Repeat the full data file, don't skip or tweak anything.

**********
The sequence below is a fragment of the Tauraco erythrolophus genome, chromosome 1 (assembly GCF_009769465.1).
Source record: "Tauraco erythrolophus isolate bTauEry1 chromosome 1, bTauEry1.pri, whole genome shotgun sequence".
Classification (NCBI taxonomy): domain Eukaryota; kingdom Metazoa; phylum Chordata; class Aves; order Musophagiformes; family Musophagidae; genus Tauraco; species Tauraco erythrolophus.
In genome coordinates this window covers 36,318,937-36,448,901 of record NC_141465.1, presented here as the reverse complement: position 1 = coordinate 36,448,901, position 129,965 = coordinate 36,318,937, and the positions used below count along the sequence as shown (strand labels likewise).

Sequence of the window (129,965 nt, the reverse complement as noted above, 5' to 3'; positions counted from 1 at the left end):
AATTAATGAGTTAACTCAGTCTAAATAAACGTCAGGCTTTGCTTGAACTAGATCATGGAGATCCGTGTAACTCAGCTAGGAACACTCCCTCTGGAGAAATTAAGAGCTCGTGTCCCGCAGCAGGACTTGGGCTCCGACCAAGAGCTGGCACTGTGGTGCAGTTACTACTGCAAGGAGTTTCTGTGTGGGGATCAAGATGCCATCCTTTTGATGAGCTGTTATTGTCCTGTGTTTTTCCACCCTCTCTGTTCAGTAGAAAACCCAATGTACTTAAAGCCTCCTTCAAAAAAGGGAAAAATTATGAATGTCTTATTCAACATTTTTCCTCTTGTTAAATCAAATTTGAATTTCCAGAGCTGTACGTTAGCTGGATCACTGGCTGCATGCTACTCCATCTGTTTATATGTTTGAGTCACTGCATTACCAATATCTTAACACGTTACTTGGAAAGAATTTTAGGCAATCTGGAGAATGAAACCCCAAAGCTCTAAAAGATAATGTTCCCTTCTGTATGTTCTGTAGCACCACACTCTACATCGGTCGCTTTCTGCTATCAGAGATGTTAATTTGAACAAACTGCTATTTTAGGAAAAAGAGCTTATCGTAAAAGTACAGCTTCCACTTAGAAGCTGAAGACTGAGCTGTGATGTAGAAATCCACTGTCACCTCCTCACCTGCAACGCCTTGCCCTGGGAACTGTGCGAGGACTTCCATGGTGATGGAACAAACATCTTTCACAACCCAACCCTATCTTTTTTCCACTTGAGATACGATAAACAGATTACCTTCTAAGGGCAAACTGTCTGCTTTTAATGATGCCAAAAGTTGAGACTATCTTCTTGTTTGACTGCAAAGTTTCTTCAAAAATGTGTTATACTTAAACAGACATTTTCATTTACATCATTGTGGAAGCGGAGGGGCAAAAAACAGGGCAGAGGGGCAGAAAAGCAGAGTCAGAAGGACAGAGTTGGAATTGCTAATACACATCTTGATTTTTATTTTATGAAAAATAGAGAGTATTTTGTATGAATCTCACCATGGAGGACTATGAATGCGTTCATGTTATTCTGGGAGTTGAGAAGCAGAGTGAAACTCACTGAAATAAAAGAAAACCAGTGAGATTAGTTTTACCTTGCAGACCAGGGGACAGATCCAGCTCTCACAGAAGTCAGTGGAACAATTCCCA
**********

The sequence below is a fragment of the Tauraco erythrolophus genome, chromosome 1 (assembly GCF_009769465.1).
Source record: "Tauraco erythrolophus isolate bTauEry1 chromosome 1, bTauEry1.pri, whole genome shotgun sequence".
Classification (NCBI taxonomy): domain Eukaryota; kingdom Metazoa; phylum Chordata; class Aves; order Musophagiformes; family Musophagidae; genus Tauraco; species Tauraco erythrolophus.
In genome coordinates this window covers 36,318,937-36,448,901 of record NC_141465.1, presented here as the reverse complement: position 1 = coordinate 36,448,901, position 129,965 = coordinate 36,318,937, and the positions used below count along the sequence as shown (strand labels likewise).

Sequence of the window (129,965 nt, the reverse complement as noted above, 5' to 3'; positions counted from 1 at the left end):
AATTAATGAGTTAACTCAGTCTAAATAAACGTCAGGCTTTGCTTGAACTAGATCATGGAGATCCGTGTAACTCAGCTAGGAACACTCCCTCTGGAGAAATTAAGAGCTCGTGTCCCGCAGCAGGACTTGGGCTCCGACCAAGAGCTGGCACTGTGGTGCAGTTACTACTGCAAGGAGTTTCTGTGTGGGGATCAAGATGCCATCCTTTTGATGAGCTGTTATTGTCCTGTGTTTTTCCACCCTCTCTGTTCAGTAGAAAACCCAATGTACTTAAAGCCTCCTTCAAAAAAGGGAAAAATTATGAATGTCTTATTCAACATTTTTCCTCTTGTTAAATCAAATTTGAATTTCCAGAGCTGTACGTTAGCTGGATCACTGGCTGCATGCTACTCCATCTGTTTATATGTTTGAGTCACTGCATTACCAATATCTTAACACGTTACTTGGAAAGAATTTTAGGCAATCTGGAGAATGAAACCCCAAAGCTCTAAAAGATAATGTTCCCTTCTGTATGTTCTGTAGCACCACACTCTACATCGGTCGCTTTCTGCTATCAGAGATGTTAATTTGAACAAACTGCTATTTTAGGAAAAAGAGCTTATCGTAAAAGTACAGCTTCCACTTAGAAGCTGAAGACTGAGCTGTGATGTAGAAATCCACTGTCACCTCCTCACCTGCAACGCCTTGCCCTGGGAACTGTGCGAGGACTTCCATGGTGATGGAACAAACATCTTTCACAACCCAACCCTATCTTTTTTCCACTTGAGATACGATAAACAGATTACCTTCTAAGGGCAAACTGTCTGCTTTTAATGATGCCAAAAGTTGAGACTATCTTCTTGTTTGACTGCAAAGTTTCTTCAAAAATGTGTTATACTTAAACAGACATTTTCATTTACATCATTGTGGAAGCGGAGGGGCAAAAAACAGGGCAGAGGGGCAGAAAAGCAGAGTCAGAAGGACAGAGTTGGAATTGCTAATACACATCTTGATTTTTATTTTATGAAAAATAGAGAGTATTTTGTATGAATCTCACCATGGAGGACTATGAATGCGTTCATGTTATTCTGGGAGTTGAGAAGCAGAGTGAAACTCACTGAAATAAAAGAAAACCAGTGAGATTAGTTTTACCTTGCAGACCAGGGGACAGATCCAGCTCTCACAGAAGTCAGTGGAACAATTCCCA